MATT: I'm the sort of bloke who would rather watch T.V. for a couple of hours than go out. Sometimes I just need a bit of space, you know. I have a bit of T.V. addiction which I'm trying to work on currently.
TONY: M.T.V.?
MATT: I love it!
TONY: With what I been told, you started out with a weak voice and you weren't the best of guitarists, is that true?
MATT: Er, probably Mike (Pilavachi, pastor of Soul Survivor) told you that! That is true, you know, and I'm still trying to work on it. I just try to surround myself with people who can do these things and then I look all right. I think for every worship leader there is a balance again, because excellence isn't the balance. The Bible only tells us once to play skilfully and that is in Psalm 33 verse 3. So obviously we are meant to do that, but a lot of people have made excellence the priority. You hear of these schools of excellence, in one sense that's okay, but only if it is outweighed with the heart and the integrity of the offering. Do you know what I mean? It is much better to spend time working on your heart - the other stuff is easy. Anyone can learn a few chords on the guitar.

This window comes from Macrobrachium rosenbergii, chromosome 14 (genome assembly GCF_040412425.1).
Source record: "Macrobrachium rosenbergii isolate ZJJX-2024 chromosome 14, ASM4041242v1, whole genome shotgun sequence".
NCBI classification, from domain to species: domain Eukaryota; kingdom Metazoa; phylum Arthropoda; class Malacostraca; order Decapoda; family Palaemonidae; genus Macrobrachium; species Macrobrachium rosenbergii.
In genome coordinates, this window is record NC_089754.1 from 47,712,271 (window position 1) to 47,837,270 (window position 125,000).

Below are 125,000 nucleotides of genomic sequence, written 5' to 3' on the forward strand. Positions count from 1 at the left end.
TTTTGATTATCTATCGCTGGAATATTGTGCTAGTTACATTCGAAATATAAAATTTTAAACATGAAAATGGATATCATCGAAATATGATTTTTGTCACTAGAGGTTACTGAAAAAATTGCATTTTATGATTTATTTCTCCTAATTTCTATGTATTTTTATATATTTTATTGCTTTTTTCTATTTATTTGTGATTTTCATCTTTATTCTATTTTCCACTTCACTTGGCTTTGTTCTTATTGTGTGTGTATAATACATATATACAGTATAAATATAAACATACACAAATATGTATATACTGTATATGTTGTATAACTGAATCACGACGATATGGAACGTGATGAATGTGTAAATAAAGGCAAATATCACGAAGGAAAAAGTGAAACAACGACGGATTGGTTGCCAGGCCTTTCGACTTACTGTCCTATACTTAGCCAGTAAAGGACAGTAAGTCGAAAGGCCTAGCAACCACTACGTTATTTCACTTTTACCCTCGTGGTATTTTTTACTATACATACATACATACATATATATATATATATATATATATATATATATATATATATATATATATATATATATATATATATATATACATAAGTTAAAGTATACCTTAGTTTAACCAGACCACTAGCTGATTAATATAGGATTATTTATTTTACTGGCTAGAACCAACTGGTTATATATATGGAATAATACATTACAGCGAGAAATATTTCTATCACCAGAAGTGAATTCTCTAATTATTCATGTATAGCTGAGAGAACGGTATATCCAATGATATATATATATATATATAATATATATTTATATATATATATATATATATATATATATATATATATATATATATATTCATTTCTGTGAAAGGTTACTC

TONY: Would that be your advice to people who are starting out where maybe you started?
MATT: Yeah definitely, some of the best lessons I've learnt have been looking at the life of king David. You look at this guy and he is just a shepherd boy minding his own business and he ends up defeating Goliath just because he loves God and loves to honour God's name. He believes God can help Him do it, which is a bit more that anyone else in the army - you know what armies are like, you get some right huge geysers in it and even then they won't go fight him. Then you get this little squirt called David who goes and does it. You know what happens straight after he defeated Goliath? He went back to the fields. He had already at that time been told he would be king, he was anointed by Samuel. He could've thought, "Well I'm going to king, everybody knows me and they all singing these songs about me." But he didn't - he just went back to the fields. That is the best lesson for any worship leader. Even if you know God has called you to do it, don't try to make it happen yourself. Don't manipulate it; God will do it in His timing. Then in David's life, you see him trying to maintain that heart that he had as a small shepherd boy. Now and again he loses it, then he repents big time. There are a lot of lessons in there.